Trustees’ View: Redirecting your federal stimulus could help schools

By Doug Perkins and Comischell Rodriguez

With so much bad news about our faltering economy and the federal government having taken action and the state passing its budget, we wanted to let you know how the Del Mar Union School District is tackling its budget issues and how you can help.

As a Basic Aid District, we depend upon property tax revenues for funding, not a per-student allocation from the state like most school districts. In the past, homes were being built rapidly in and property values increasing, so it’s not hard to understand how our district has built new schools and developed rigorous programs for students.

As home building has slowed and property values have stagnated or even decreased, revenues have not kept pace with programs and expenses. In fact, it is projected that the district will dip into the reserves in the amounts of $1.8 million at the first interim (budget) this year, just to make ends meet.

Under our new superintendent, we have embarked on a process to thoroughly examine our budget to flush out non-mandated operational areas where costs can be brought in line with revenues. (Unlike most businesses, over 83 percent of our budget is personnel expenses.)

The State Education Code requires that we focus on eliminating certificated staff (read: teachers) because lay-off notices must be issued by March 15. In the coming weeks we will examine non-certificated staff and operational expenses to make similar adjustments. Unfortunately, it is likely over 50 of our excellent teachers will receive layoff notices.

Currently, we are examining the drastic reduction of a highly popular program – the Extended Studies Curriculum (ESC) Program, which provides enrichment in key curricular areas such as science, technology, music, art, and physical education beyond the state requirements. A recent budget analysis showed that these programs are costing the district more than $3.2 million annually. Making adjustments in this non-mandated program is a prudent step that the trustees are forced to consider.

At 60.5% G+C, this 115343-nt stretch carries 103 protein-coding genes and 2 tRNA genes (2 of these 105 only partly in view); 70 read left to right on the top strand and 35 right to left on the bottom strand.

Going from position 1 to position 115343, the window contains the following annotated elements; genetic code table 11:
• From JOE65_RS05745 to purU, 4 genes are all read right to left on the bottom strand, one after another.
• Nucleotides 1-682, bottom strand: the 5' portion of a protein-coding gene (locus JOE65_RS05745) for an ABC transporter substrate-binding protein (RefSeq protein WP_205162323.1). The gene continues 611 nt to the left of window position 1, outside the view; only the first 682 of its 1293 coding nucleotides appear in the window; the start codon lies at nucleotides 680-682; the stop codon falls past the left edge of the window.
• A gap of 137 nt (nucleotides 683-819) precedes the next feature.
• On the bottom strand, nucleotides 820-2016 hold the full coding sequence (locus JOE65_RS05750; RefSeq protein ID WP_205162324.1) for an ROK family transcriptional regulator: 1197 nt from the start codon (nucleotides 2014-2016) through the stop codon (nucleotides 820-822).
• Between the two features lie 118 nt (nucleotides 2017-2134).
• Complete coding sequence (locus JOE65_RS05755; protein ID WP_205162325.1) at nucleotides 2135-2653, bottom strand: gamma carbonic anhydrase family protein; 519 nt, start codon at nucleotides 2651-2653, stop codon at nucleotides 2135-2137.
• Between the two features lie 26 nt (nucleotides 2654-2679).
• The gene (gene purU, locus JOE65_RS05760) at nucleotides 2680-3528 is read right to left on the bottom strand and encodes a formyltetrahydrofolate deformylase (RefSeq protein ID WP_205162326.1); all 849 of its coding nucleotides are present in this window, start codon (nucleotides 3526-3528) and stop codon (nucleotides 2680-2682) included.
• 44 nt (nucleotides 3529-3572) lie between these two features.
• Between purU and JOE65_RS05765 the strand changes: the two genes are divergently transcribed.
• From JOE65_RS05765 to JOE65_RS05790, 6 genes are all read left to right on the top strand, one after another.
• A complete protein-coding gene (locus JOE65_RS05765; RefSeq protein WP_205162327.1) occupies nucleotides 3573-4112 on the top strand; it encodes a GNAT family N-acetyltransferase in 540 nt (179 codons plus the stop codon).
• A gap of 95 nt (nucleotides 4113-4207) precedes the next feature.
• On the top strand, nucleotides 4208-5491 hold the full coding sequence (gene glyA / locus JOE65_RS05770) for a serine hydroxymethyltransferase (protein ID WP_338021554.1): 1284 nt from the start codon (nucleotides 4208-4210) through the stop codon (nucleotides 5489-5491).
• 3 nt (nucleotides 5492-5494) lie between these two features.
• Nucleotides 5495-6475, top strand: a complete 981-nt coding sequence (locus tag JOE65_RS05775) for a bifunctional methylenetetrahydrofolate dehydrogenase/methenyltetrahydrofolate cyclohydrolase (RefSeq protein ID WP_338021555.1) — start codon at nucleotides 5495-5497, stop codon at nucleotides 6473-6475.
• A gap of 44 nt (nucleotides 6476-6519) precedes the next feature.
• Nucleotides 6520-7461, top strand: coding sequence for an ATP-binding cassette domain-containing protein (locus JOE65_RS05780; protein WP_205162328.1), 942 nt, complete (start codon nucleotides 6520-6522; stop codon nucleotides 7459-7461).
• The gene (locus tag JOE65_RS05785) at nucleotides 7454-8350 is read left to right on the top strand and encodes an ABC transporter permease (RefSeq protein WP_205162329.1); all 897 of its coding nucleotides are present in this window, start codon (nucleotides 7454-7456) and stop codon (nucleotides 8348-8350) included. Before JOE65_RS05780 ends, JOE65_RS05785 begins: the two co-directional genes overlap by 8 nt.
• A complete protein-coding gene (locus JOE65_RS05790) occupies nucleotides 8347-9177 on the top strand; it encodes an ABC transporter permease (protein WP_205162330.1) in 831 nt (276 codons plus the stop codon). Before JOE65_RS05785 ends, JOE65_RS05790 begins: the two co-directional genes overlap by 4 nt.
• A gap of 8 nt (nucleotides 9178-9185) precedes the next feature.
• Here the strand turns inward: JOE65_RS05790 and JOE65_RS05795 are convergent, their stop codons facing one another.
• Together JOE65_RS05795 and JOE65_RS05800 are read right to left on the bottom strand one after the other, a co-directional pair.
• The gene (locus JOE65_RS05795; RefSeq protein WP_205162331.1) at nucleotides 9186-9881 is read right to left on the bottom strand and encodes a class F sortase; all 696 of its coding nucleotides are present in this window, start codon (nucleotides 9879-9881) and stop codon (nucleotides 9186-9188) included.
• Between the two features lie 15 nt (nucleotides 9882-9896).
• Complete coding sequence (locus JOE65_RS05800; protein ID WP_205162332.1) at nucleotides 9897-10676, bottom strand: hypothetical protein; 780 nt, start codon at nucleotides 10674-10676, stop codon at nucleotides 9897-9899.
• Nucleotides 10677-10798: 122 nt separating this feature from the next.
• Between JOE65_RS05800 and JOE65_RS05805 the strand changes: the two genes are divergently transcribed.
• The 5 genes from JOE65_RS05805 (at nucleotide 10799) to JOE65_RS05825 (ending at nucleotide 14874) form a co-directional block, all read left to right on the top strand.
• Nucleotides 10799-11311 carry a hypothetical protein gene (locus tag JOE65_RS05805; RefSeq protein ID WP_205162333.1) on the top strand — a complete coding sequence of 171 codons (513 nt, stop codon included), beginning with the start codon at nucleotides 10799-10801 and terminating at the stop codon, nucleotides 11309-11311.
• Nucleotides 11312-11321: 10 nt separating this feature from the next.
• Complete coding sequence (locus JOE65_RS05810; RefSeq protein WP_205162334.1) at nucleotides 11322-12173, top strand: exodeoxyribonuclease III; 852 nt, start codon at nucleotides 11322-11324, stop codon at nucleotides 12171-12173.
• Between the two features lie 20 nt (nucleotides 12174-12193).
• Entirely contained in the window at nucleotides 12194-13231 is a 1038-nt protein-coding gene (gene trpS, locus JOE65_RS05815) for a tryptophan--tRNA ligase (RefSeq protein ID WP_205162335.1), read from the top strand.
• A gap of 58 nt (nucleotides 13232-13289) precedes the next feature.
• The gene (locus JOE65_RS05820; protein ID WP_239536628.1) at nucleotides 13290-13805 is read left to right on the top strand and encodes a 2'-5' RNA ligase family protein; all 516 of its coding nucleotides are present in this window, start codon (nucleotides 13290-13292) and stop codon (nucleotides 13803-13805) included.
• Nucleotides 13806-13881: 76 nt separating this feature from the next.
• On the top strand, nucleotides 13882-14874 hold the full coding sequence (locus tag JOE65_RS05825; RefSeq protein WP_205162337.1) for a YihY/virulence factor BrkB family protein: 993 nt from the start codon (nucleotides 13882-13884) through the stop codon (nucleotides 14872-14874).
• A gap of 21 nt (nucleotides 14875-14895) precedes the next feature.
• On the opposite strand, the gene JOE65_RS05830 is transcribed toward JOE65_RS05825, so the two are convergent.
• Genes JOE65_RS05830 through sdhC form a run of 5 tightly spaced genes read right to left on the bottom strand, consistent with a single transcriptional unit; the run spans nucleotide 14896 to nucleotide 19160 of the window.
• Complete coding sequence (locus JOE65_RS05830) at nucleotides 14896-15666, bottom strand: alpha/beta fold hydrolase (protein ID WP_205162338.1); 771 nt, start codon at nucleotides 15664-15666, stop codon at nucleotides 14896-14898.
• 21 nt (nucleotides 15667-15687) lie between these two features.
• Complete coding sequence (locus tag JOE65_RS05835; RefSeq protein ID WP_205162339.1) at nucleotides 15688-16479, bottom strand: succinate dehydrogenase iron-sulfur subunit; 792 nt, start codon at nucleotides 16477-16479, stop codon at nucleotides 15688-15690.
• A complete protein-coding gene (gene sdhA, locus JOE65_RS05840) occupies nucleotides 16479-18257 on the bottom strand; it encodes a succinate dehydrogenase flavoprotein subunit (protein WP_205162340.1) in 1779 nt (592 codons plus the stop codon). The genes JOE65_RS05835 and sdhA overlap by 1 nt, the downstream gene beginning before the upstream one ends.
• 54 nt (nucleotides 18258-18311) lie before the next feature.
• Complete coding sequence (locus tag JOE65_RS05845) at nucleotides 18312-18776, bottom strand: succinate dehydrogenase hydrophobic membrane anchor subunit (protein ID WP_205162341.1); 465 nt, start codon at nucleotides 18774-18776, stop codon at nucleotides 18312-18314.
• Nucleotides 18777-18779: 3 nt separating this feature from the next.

Fortunately, there is something YOU can do for the children. The Del Mar Schools Education Foundation has been set up to raise funds to enrich our children’s educational experience. Under our new superintendent, we are re-invigorating the foundation to make it a primary fundraiser, in particular, for the ESC Program.

If each parent in our district contributes or redirects their new federal stimulus money ($400) to the foundation, we believe we could find a way to keep our enrichment programs largely intact.

We know families everywhere are feeling the squeeze of this economy and tightening their belts. Not all can help, but many of us choose to live in this area (and these schools) for our kids and have been blessed for doing so.

Please consider making the $400 contribution (or whatever you choose) to the foundation to benefit each of our students equitably as we all struggle during these belt-tightening times.

Doug Perkins is a San Diego small business owner. Comischell Rodriguez is a Realtor and Community Volunteer. Both are members of the DMUSD Board of Trustees.

Related posts:

  1. DMUSD trustees vote to lay off 19
  2. DM school board trustees shuffle offices
  3. County warns of consequences from economic decline
  4. Trustees speed up hiring schedule on Hills principal
  5. Del Mar schools open new era with new superintendent

Short URL: http://www.delmartimes.net/?p=7595

Posted by on Mar 12, 2009. Filed under Archives. You can follow any responses to this entry through the RSS 2.0. You can leave a response or trackback to this entry

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